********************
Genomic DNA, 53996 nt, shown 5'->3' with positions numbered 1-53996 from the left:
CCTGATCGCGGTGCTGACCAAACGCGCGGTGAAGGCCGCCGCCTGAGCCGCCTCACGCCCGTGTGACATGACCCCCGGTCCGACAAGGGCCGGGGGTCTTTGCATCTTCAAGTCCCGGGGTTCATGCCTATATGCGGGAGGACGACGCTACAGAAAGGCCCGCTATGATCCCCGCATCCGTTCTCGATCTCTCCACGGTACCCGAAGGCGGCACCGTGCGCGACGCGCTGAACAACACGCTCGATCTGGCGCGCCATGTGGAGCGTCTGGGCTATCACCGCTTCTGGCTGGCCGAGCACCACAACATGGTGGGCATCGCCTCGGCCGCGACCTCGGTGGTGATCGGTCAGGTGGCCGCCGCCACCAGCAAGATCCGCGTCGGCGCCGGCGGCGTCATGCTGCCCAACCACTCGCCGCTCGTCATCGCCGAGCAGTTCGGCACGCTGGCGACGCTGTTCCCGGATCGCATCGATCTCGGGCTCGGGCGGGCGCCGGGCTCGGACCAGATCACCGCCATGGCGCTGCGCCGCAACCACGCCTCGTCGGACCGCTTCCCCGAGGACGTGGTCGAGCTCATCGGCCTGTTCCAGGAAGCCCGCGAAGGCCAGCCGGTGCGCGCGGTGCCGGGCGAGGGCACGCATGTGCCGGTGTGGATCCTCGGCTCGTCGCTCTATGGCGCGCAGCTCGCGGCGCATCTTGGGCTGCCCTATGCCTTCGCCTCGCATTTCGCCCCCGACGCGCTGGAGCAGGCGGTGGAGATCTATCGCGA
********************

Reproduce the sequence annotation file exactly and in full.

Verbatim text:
Genomic DNA, 53996 nt, shown 5'->3' with positions numbered 1-53996 from the left:
CCTGATCGCGGTGCTGACCAAACGCGCGGTGAAGGCCGCCGCCTGAGCCGCCTCACGCCCGTGTGACATGACCCCCGGTCCGACAAGGGCCGGGGGTCTTTGCATCTTCAAGTCCCGGGGTTCATGCCTATATGCGGGAGGACGACGCTACAGAAAGGCCCGCTATGATCCCCGCATCCGTTCTCGATCTCTCCACGGTACCCGAAGGCGGCACCGTGCGCGACGCGCTGAACAACACGCTCGATCTGGCGCGCCATGTGGAGCGTCTGGGCTATCACCGCTTCTGGCTGGCCGAGCACCACAACATGGTGGGCATCGCCTCGGCCGCGACCTCGGTGGTGATCGGTCAGGTGGCCGCCGCCACCAGCAAGATCCGCGTCGGCGCCGGCGGCGTCATGCTGCCCAACCACTCGCCGCTCGTCATCGCCGAGCAGTTCGGCACGCTGGCGACGCTGTTCCCGGATCGCATCGATCTCGGGCTCGGGCGGGCGCCGGGCTCGGACCAGATCACCGCCATGGCGCTGCGCCGCAACCACGCCTCGTCGGACCGCTTCCCCGAGGACGTGGTCGAGCTCATCGGCCTGTTCCAGGAAGCCCGCGAAGGCCAGCCGGTGCGCGCGGTGCCGGGCGAGGGCACGCATGTGCCGGTGTGGATCCTCGGCTCGTCGCTCTATGGCGCGCAGCTCGCGGCGCATCTTGGGCTGCCCTATGCCTTCGCCTCGCATTTCGCCCCCGACGCGCTGGAGCAGGCGGTGGAGATCTATCGCGA